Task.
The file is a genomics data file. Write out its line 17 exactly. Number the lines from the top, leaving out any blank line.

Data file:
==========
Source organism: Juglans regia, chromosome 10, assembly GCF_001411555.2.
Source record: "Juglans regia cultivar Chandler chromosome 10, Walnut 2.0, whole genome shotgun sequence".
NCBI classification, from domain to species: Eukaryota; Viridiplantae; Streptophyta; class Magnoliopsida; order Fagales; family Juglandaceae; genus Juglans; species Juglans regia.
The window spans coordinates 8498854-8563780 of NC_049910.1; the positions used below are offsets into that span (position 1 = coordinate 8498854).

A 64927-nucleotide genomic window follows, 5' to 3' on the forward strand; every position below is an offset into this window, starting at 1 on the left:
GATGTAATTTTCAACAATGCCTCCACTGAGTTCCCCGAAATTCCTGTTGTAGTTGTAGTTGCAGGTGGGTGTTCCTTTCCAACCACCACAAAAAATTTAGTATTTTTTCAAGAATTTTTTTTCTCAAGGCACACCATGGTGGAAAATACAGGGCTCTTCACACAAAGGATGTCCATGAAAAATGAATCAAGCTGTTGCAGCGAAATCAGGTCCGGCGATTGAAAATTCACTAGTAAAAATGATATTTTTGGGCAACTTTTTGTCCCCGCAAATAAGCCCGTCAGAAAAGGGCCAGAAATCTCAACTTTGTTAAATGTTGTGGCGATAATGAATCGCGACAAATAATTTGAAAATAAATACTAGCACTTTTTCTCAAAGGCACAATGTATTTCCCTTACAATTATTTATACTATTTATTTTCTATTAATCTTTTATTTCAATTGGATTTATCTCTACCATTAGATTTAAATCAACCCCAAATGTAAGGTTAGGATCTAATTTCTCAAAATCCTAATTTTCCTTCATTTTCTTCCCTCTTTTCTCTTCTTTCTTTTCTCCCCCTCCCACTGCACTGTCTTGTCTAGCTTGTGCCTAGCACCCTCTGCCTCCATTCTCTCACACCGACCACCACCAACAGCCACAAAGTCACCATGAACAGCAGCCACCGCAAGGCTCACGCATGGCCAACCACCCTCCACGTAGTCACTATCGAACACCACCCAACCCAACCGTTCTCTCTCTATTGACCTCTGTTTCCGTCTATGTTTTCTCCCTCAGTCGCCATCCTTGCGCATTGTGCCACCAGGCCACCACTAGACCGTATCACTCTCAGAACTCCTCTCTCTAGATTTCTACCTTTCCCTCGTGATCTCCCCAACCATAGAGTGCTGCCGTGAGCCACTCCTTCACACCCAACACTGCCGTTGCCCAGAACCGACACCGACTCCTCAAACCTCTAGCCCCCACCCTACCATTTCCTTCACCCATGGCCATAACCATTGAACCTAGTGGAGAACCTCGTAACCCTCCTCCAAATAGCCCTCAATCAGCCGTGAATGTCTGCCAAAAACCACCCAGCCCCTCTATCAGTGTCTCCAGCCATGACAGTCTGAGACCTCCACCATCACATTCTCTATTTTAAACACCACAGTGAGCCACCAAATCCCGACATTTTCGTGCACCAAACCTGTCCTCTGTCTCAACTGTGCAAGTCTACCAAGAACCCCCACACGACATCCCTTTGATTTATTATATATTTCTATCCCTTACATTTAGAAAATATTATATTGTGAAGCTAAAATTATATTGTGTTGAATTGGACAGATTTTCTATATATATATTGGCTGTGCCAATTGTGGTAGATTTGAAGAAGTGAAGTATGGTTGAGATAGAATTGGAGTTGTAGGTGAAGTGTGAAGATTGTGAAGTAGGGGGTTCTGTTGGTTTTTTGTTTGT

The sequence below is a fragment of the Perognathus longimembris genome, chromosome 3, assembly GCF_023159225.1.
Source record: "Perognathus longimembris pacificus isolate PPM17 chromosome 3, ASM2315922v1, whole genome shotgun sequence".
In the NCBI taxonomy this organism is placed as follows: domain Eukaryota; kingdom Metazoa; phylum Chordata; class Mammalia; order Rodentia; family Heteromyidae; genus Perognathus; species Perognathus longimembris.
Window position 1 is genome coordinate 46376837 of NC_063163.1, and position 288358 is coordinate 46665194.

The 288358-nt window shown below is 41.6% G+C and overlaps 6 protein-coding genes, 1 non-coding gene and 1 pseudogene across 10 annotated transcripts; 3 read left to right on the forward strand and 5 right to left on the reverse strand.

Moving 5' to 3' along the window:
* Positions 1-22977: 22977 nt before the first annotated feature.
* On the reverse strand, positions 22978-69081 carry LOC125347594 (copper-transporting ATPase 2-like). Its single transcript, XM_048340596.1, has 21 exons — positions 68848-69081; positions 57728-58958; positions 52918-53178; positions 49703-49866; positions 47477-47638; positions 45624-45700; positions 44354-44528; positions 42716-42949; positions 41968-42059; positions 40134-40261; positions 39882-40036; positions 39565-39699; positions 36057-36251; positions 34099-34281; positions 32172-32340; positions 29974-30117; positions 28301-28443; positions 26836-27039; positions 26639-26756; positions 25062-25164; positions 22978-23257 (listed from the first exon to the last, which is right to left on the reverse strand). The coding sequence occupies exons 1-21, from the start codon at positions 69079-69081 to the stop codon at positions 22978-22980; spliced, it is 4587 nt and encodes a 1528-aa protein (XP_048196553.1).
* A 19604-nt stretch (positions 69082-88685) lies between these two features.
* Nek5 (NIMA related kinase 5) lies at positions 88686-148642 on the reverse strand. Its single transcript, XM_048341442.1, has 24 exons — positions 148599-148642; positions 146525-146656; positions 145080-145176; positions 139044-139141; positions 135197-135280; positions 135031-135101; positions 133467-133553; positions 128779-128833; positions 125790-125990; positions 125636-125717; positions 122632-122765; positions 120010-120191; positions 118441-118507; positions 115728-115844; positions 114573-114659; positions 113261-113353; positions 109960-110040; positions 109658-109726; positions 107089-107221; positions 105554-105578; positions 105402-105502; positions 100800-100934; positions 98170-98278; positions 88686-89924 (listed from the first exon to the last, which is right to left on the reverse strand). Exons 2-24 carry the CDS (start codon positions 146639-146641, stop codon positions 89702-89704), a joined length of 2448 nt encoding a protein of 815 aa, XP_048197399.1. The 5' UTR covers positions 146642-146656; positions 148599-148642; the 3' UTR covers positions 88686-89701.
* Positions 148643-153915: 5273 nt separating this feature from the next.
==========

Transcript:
* Positions 148643-153915: 5273 nt separating this feature from the next.